Looking at the general overview, we can see that the Global Goal of Adaptation has a good share of achievements in capacity building and knowledge transfer, which makes a solid ground for further collaborations between developed and developing countries. This is necessary to create a win-win situation that enables both sides to benefit and have this circular economy approach achieved. Moreover, when it comes to financing it says that “…interesting transformational outcome that demonstrates how climate change is pushing also a financial system to change, although more systematic changes pushed by Mia Mottley & co. in the Bridgetown Agenda remain vastly unaddressed…”. Hopefully, this will be addressed in COP28.
On the mitigation, this aforementioned article has underlined many critical points, one of them was the Carbon Capture and Storage (CCS) technologies that have been used to “…disguise climate inaction, justify fossil fuel expansion and distract from the urgent work of managing a global just transition away from oil, gas, and coal.”
COP28 will be mainly focused on strengthening the Glasgow Financial Alliance for Net Zero GFANZ, we expect to see progress reports from financial institutions and a focus on nature and the need for nature-based solutions to climate change. In addition to, defining the financial mechanisms needed for just transition. Moreover, mitigation needs to be revisited to compensate for what happened because this is a slide back that cannot be accepted.
Young Activists who want to join COP28
I was around COP26 last year but I did not have the chance to get inside and participate…I was still learning and I was just trying to understand. I was a fresh grad who had this question of why are we are not implementing environmental projects yet we are pretty sure that it is the answer for all this injustice and unreasonable consumption. That is why I have tried to study environmental politics to understand the barriers that are holding us back. This year, I am still learning, but I made a progress. I understood part of the question, but it keeps getting clearer, as I get more involved in these conversations and decisions happening for our present and future. And that we all need to be part of…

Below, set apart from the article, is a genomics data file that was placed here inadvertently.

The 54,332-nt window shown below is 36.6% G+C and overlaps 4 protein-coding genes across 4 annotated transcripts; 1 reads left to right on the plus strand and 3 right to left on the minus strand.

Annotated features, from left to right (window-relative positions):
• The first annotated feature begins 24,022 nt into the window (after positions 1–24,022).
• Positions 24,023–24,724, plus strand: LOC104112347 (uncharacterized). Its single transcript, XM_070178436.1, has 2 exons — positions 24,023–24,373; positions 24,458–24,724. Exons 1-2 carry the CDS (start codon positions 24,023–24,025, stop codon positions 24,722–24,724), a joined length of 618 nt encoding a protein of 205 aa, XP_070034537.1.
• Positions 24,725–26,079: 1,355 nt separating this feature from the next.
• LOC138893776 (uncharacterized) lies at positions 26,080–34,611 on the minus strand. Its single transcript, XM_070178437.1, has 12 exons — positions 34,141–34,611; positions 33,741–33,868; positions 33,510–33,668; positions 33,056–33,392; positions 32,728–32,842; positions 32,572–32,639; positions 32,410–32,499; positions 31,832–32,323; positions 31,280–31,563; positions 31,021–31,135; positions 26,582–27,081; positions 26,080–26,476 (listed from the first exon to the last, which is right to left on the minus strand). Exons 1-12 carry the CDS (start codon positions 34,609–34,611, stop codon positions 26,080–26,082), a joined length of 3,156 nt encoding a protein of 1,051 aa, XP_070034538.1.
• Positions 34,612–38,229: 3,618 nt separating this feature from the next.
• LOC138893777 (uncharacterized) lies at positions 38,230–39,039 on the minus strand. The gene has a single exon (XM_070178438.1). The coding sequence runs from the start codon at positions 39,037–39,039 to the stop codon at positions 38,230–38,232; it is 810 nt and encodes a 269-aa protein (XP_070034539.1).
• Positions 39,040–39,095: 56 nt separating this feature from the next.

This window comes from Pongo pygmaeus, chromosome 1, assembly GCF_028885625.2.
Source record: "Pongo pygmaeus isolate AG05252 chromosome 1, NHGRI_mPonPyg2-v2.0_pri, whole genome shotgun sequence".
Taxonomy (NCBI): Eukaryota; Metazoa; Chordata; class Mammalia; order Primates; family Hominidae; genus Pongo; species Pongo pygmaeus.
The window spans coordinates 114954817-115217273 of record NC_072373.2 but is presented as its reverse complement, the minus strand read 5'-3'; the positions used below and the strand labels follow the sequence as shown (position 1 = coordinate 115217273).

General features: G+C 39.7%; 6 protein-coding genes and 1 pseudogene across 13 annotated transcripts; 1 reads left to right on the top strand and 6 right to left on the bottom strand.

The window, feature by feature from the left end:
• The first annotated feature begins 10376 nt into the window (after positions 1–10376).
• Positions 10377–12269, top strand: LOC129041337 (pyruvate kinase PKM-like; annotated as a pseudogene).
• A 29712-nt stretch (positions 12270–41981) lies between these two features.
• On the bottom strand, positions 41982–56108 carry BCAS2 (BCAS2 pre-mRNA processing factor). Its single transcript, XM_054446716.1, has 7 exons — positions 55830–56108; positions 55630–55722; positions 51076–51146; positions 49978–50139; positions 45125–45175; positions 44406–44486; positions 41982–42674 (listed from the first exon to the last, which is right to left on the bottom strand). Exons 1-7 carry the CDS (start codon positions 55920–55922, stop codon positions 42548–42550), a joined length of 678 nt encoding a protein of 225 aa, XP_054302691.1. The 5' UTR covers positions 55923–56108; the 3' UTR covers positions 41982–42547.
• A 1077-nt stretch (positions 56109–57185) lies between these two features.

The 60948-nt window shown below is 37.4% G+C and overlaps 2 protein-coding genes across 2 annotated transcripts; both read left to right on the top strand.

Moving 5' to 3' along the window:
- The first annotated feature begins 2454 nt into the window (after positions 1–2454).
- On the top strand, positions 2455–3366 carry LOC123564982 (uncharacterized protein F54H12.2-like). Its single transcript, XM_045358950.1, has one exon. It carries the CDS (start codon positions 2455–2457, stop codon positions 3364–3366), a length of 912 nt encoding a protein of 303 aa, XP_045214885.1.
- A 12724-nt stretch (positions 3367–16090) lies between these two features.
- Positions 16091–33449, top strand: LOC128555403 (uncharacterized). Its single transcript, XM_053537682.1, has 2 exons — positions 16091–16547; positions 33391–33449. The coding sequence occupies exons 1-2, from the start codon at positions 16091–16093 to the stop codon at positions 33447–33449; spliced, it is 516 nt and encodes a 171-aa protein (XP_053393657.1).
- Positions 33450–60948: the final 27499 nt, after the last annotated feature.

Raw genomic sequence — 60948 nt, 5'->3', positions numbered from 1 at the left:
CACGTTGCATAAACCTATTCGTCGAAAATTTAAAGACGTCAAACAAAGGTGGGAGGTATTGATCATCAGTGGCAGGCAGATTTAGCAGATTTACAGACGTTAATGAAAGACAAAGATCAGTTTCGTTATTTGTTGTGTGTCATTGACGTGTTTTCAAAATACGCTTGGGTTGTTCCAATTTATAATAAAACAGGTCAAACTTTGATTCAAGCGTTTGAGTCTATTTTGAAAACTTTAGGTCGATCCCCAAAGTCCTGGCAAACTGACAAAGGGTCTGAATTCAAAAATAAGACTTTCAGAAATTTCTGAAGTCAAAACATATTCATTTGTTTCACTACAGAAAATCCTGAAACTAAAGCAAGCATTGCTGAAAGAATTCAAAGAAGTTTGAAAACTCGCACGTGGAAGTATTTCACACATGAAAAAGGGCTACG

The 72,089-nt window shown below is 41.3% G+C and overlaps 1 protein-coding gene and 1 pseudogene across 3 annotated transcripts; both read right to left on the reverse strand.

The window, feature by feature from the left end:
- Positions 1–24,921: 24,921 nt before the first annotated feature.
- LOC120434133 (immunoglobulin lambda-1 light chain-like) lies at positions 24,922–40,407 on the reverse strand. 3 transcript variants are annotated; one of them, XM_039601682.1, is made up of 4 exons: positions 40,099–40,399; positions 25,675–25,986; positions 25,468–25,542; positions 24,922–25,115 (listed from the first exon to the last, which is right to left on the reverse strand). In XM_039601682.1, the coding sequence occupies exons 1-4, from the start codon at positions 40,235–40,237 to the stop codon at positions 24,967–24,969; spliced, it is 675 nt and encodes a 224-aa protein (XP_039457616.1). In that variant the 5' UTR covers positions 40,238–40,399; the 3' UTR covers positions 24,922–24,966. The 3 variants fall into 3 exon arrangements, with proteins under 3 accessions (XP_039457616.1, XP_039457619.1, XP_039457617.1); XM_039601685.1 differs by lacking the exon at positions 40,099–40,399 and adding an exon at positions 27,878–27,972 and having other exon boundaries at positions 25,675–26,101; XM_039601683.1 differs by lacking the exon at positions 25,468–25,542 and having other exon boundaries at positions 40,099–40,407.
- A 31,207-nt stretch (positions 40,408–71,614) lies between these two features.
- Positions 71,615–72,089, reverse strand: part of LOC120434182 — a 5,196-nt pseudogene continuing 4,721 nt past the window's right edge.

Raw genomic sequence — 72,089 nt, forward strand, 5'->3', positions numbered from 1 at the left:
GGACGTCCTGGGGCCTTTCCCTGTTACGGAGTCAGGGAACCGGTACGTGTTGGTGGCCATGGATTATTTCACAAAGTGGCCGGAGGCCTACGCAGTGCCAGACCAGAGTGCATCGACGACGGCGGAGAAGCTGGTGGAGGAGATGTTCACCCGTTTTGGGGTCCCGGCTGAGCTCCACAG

Therefore, this year I have collaborated with Rethinking Climate to tell you more about my story and the experience that I had at COP27, to try and give you an eye on the things that you need to put into consideration when trying to attend COP28 next year.
1- You need to apply for the Blue Zone by July to be able to get a badge, and try different organizations and different ways as a lot of opportunities are there recently for youth to allow us to get more engaged in the decisions.
2 – Register to be a YOUNGO member to get more involved and to receive the different opportunities that can help you get a badge easier and understand what is happening through engaging in the different conversations and meetings they do regularly.
3- Get involved in the Conference of Youth COY that happens before the COP
4 – Follow the UNFCCC on Youtube and LinkedIn
5- Follow people with the same interests as you on LinkedIn
6 – Follow Opportunities for Youth on LinkedIn
7 – Apply for the Green Zone, it will have many side events that will expand your knowledge and connections. If you have the Blue Zone pass you will automatically be able to access the green zone
8- Make sure to check the agenda for each day and to know what events you want to attend
9 – Do not forget to go to the innovation zone
10 – Before you go read the IPCC, the facts and understand the policies that are affecting the decisions of the leaders and the position of each country
11- Most importantly plan your flight tickets and accommodation
Finally, I would like to thank Rethinking Climate for giving me this platform to share my story with you and I hope these articles were informative and useful to you.
Looking forward to seeing you in the next COP!
Rethinking Climate takes the opportunity to thank Lamis for her enthusiasm, great work, and the useful content provided!